RANDOLPH COUNTY, N.C. — Flowers and hearts mark the spot on N.C. Highway 134 near Asheboro where 17-year-old Edgar Salazar died on December 14th after troopers say he crossed left of center.
"That's just a bright young life that's not going to be able to continue going forward," said Master Trooper Brandon Baker with the North Carolina Highway Patrol. "There was a car that was traveling north, crossed in the center lane, and hit a truck that was traveling south."
That death was the 23rd fatal crash in Randolph County in 2017.
"It's just always shocking no matter how many times it happens," Baker said.
It’s a number of deaths Baker wants to see drop to zero this new year.
"We just want to prevent this from happening anymore," he said.
State troopers are taking action by collecting data from now through June on deadly crashes in the county.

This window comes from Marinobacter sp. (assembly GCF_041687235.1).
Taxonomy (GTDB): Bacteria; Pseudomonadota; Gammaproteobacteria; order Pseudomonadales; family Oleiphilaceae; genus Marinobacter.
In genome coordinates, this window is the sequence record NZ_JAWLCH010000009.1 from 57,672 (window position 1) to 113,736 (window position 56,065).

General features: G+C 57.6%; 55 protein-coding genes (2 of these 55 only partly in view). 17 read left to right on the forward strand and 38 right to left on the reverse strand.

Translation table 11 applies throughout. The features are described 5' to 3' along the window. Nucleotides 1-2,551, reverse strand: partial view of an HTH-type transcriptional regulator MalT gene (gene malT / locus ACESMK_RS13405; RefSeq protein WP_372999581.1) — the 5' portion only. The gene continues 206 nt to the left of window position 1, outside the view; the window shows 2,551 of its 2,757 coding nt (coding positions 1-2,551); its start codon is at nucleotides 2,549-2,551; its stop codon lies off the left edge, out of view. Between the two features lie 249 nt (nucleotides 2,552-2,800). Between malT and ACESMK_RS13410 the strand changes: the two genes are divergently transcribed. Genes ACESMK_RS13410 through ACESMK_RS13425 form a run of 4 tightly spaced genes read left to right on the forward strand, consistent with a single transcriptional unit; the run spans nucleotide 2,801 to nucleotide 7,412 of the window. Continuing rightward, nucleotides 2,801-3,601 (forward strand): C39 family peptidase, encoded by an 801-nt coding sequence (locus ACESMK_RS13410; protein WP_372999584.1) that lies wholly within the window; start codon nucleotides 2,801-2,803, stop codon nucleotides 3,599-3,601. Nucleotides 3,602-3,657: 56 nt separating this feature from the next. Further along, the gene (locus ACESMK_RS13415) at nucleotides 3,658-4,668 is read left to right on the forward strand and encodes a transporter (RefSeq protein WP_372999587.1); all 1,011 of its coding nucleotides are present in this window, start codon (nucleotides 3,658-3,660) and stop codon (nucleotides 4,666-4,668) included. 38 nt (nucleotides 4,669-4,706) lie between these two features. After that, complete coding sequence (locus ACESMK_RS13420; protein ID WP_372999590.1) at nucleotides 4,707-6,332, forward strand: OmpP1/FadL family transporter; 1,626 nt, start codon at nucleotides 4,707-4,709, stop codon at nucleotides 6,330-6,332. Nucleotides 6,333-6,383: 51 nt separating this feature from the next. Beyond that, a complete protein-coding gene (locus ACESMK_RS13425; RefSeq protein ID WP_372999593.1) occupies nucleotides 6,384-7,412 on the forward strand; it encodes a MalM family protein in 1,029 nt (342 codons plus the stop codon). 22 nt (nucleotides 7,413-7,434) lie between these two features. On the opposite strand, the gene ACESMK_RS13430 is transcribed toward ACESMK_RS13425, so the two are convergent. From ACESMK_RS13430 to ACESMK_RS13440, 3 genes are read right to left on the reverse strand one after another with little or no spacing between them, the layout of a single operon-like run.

"Seat belt violations, child restraint, left of center, impaired driving, distracted, speeding,” he said.
It's part of a study with the National Governors Association on what causes roadway deaths in rural areas in hopes to prevent them.
Last year, the county ranked eighth in the state for rural roadway deaths.
“Every other week, roughly somebody in Randolph County is not going to get to come home to their family," Baker said.
This year, Baker says troopers will beef up their presence on busy roads.
"Kind of saturate one area at a time," he said.
They also plan on setting up daytime driver's license check points.
"Zero roadway deaths,” he said. “That's what we want."
The results of the study are expected to be released in July.